Black holes can get very massive, and astronomers have created a new size class

There is super huge black holes. over there SuperHuge black holes. What is the size of these foreign bodies? Well, there could be something bigger than the phenomenal: amazing Large black holes according to the latest research.

Such hypothetical black holes – 100 billion times more massive than the Sun – have been explored in a new paper called SLABs, an acronym for „Stupendously LArge Black holeS“.

„We already know that black holes exist on a wide range of masses, with a supermassive black hole of 4 million solar masses sitting at the center of our galaxy,“ Astronomer Bernard Carr explained From Queen Mary University of London.

„Although there is currently no evidence of SLABs, it is conceivable that they exist and may also exist outside galaxies in intergalactic space, with interesting observational consequences.“

Black holes have a few fairly broad classes of mass. There are stellar mass black holes. These are black holes orbiting the mass of a star, up to about 100 solar masses. The next category is medium-mass black holes, and their size appears to depend on who you talk to. Some say 1,000 solar massesSome say 100,000, And others say 1 million; Whatever the upper limit, it appears to be very rare.

Supermassive black holes (SMBHs) are much larger, in the range of millions to billions of solar masses. They include the SMBH found at the core of the Milky Way, Sagittarius A *, at 4 million solar masses, and the most luminous SMBH in the universe, M87 *, at 6.5 billion solar masses.

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The most extreme black holes that we have detected are extremely heavy, over 10 billion (but less than 100 billion) solar masses. This includes an absolute monster clocking 40 billion solar masses at the center of a galaxy called Holmberg 15A.

„However, surprisingly, the idea of ​​SLABs has so far been largely neglected.“ Carr said.

„We have suggested options for how these SLABs should be formed, and we hope our work will start spurring discussions among the community.“

The thing is, scientists don’t quite know how supermassive black holes form and grow. One possibility is that they form in their host galaxy, then grow larger and larger by devouring a large number of stars, gas and dust, and colliding with other black holes when galaxies merge.

This model has an upper limit of about 50 billion solar masses This is the point at which an object’s colossal mass requires a cumulative disk so massive that it will be crumbled by its own gravity. But there’s also a big problem: In the early universe, supermassive black holes were found at masses too large to grow due to this relatively slow process in the time since the great explosion.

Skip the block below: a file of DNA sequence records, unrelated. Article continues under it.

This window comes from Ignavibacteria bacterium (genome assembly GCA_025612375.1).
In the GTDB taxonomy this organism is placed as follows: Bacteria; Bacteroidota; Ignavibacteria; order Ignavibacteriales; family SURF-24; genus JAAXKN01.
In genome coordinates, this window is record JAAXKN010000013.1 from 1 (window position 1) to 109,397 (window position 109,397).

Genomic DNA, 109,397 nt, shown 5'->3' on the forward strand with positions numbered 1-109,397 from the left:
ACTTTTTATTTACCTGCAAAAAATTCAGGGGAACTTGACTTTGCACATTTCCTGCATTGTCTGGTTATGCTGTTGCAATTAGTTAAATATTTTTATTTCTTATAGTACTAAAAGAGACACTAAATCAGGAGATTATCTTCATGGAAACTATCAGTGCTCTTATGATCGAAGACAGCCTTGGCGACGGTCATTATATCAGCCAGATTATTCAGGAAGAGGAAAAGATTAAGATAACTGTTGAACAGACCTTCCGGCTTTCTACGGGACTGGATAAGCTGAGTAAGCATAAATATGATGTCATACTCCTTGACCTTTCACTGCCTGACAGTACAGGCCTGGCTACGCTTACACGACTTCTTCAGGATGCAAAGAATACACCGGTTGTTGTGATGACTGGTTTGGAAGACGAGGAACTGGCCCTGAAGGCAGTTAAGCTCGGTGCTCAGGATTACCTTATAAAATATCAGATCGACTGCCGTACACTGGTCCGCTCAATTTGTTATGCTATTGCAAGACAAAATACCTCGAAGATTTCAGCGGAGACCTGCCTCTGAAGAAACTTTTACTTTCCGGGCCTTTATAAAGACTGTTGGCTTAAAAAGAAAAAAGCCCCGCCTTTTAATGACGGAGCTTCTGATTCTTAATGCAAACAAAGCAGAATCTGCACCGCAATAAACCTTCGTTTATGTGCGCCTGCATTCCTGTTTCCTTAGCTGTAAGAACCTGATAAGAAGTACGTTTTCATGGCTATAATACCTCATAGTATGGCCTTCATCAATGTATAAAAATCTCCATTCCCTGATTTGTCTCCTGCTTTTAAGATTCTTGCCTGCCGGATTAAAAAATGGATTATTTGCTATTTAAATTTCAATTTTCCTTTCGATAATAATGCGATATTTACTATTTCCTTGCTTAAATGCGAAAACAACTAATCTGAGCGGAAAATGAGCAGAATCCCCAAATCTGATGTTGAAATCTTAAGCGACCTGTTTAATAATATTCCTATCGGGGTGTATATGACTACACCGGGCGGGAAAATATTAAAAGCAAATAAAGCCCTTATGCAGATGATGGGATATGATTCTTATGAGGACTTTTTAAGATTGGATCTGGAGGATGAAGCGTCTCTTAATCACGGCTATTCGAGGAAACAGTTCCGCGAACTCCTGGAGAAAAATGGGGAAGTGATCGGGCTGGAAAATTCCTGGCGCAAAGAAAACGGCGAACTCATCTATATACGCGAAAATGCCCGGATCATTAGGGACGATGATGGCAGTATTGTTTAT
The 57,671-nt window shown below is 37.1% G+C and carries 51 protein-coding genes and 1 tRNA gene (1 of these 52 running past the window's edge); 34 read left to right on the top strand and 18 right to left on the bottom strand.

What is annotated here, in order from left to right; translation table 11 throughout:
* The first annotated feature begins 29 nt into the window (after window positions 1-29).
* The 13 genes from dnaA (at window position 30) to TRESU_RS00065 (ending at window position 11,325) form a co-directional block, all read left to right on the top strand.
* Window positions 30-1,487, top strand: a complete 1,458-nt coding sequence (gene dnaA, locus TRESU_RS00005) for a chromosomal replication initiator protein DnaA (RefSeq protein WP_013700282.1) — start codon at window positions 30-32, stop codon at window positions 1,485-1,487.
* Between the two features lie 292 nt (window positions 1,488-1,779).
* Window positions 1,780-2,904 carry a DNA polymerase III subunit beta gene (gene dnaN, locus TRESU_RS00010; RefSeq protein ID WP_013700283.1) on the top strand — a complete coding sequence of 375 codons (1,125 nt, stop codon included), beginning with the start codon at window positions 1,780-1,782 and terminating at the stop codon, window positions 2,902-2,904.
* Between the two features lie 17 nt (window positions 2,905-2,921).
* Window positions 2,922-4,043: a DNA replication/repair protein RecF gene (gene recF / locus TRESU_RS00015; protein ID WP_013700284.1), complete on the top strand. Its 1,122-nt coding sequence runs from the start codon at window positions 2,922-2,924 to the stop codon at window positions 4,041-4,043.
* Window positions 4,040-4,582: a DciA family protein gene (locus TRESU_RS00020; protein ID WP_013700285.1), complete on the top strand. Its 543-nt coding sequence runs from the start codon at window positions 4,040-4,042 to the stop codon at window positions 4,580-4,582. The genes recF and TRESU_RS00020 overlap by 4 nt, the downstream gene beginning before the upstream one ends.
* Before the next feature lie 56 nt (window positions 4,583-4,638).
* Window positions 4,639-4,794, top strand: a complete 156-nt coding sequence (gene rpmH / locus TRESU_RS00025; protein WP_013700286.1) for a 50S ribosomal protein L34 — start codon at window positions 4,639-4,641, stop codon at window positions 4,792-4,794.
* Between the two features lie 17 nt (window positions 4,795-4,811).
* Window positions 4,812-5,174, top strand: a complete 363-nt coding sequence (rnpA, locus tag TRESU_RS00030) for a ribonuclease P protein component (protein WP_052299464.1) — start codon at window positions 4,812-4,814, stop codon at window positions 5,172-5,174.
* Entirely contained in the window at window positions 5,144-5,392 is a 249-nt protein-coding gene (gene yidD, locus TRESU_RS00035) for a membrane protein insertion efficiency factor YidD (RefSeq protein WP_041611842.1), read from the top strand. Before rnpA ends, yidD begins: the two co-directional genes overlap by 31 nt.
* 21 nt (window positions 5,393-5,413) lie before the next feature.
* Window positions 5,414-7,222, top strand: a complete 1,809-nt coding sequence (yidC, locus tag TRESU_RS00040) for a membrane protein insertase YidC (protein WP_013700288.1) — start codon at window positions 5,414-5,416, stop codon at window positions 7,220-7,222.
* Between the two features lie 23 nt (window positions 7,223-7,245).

Another possibility is something called primordial black holes. It was first proposed in 1966. The theory goes that the changing density of the early universe could have produced pockets so dense that they collapsed into black holes. These will not be subject to the size limitations of the black holes of collapsing stars, and they can be very small or very large.

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Extremely small, if it existed before, it likely evaporated due to Hawking radiation right Now. But large numbers could have escaped it.

So, based on the primordial black hole model, the team calculated how massive these black holes are, between 100 billion and 1 quintillion (i.e. 18 zeros) solar masses.

The researchers said the purpose of the paper is to look at the effect of such black holes on the surrounding space. We might not be able to see planks directly – black holes in which matter do not accumulate are invisible, as light cannot escape their gravity – but massive, invisible objects can still be detected based on the way the space around them behaves.

Gravity, for example, bends spacetime, causing light to travel through these regions to follow a curved path; This is called a gravitational lensing, the team said, and the effect could be used to detect SLABs in intergalactic space.

Massive objects will also have implications for detection Dark matter, The invisible mass that pumps more gravity into the universe than it should – directly based on what we can actually discover.

One of the hypothetical, weakly interacting dark matter candidate massive particles (WIMPs), may accumulate in the region surrounding SLAB due to the enormous gravity, in such concentrations that they will collide with each other and eliminate each other, creating an aura of gamma radiation.

Primordial black holes are candidates for dark matter, too.

„SLABs themselves cannot provide dark matter,“ Carr said. „But if they did exist at all, they would have important implications for the early universe and make it plausible that lighter primordial black holes might do so.“

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Also, we couldn’t resist Calculate the volume A black hole has a mass of 1 quintillion solar masses. The event horizon will end at more than 620,000 light years. Uh. just awesome.

The team’s research has been published in Monthly Notices of the Royal Astronomical Society.

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